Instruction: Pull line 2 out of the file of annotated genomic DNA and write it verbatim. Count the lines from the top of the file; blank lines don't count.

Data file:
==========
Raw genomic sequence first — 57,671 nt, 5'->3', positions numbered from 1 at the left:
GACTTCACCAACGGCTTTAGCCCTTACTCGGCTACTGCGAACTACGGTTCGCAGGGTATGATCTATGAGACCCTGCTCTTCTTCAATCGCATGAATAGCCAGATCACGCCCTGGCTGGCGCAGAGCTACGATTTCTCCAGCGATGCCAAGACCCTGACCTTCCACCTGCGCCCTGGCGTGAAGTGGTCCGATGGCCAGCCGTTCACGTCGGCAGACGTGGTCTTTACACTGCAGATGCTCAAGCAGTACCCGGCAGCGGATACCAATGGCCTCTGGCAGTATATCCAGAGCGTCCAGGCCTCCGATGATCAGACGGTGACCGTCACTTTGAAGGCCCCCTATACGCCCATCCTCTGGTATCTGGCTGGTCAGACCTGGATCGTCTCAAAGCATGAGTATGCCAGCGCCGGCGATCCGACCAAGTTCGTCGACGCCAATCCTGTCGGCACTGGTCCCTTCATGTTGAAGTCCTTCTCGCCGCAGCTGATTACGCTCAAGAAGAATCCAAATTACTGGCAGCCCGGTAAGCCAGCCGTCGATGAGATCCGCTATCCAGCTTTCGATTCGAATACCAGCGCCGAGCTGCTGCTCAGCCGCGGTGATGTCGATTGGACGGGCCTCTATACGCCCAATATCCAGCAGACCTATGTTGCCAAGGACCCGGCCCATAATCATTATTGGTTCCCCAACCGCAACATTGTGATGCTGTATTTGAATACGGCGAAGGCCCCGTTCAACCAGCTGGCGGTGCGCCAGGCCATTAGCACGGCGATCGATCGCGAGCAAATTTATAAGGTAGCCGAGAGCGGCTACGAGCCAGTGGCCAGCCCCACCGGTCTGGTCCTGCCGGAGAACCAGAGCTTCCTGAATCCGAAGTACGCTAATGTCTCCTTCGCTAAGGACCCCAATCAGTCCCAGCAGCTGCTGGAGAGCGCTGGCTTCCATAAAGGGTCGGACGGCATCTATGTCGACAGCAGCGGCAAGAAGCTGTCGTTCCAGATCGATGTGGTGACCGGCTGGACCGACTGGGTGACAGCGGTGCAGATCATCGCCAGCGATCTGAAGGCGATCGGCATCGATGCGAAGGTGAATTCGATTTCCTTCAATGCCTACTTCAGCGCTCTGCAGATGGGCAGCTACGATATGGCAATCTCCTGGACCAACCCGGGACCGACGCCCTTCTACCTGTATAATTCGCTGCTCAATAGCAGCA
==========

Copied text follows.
GACTTCACCAACGGCTTTAGCCCTTACTCGGCTACTGCGAACTACGGTTCGCAGGGTATGATCTATGAGACCCTGCTCTTCTTCAATCGCATGAATAGCCAGATCACGCCCTGGCTGGCGCAGAGCTACGATTTCTCCAGCGATGCCAAGACCCTGACCTTCCACCTGCGCCCTGGCGTGAAGTGGTCCGATGGCCAGCCGTTCACGTCGGCAGACGTGGTCTTTACACTGCAGATGCTCAAGCAGTACCCGGCAGCGGATACCAATGGCCTCTGGCAGTATATCCAGAGCGTCCAGGCCTCCGATGATCAGACGGTGACCGTCACTTTGAAGGCCCCCTATACGCCCATCCTCTGGTATCTGGCTGGTCAGACCTGGATCGTCTCAAAGCATGAGTATGCCAGCGCCGGCGATCCGACCAAGTTCGTCGACGCCAATCCTGTCGGCACTGGTCCCTTCATGTTGAAGTCCTTCTCGCCGCAGCTGATTACGCTCAAGAAGAATCCAAATTACTGGCAGCCCGGTAAGCCAGCCGTCGATGAGATCCGCTATCCAGCTTTCGATTCGAATACCAGCGCCGAGCTGCTGCTCAGCCGCGGTGATGTCGATTGGACGGGCCTCTATACGCCCAATATCCAGCAGACCTATGTTGCCAAGGACCCGGCCCATAATCATTATTGGTTCCCCAACCGCAACATTGTGATGCTGTATTTGAATACGGCGAAGGCCCCGTTCAACCAGCTGGCGGTGCGCCAGGCCATTAGCACGGCGATCGATCGCGAGCAAATTTATAAGGTAGCCGAGAGCGGCTACGAGCCAGTGGCCAGCCCCACCGGTCTGGTCCTGCCGGAGAACCAGAGCTTCCTGAATCCGAAGTACGCTAATGTCTCCTTCGCTAAGGACCCCAATCAGTCCCAGCAGCTGCTGGAGAGCGCTGGCTTCCATAAAGGGTCGGACGGCATCTATGTCGACAGCAGCGGCAAGAAGCTGTCGTTCCAGATCGATGTGGTGACCGGCTGGACCGACTGGGTGACAGCGGTGCAGATCATCGCCAGCGATCTGAAGGCGATCGGCATCGATGCGAAGGTGAATTCGATTTCCTTCAATGCCTACTTCAGCGCTCTGCAGATGGGCAGCTACGATATGGCAATCTCCTGGACCAACCCGGGACCGACGCCCTTCTACCTGTATAATTCGCTGCTCAATAGCAGCA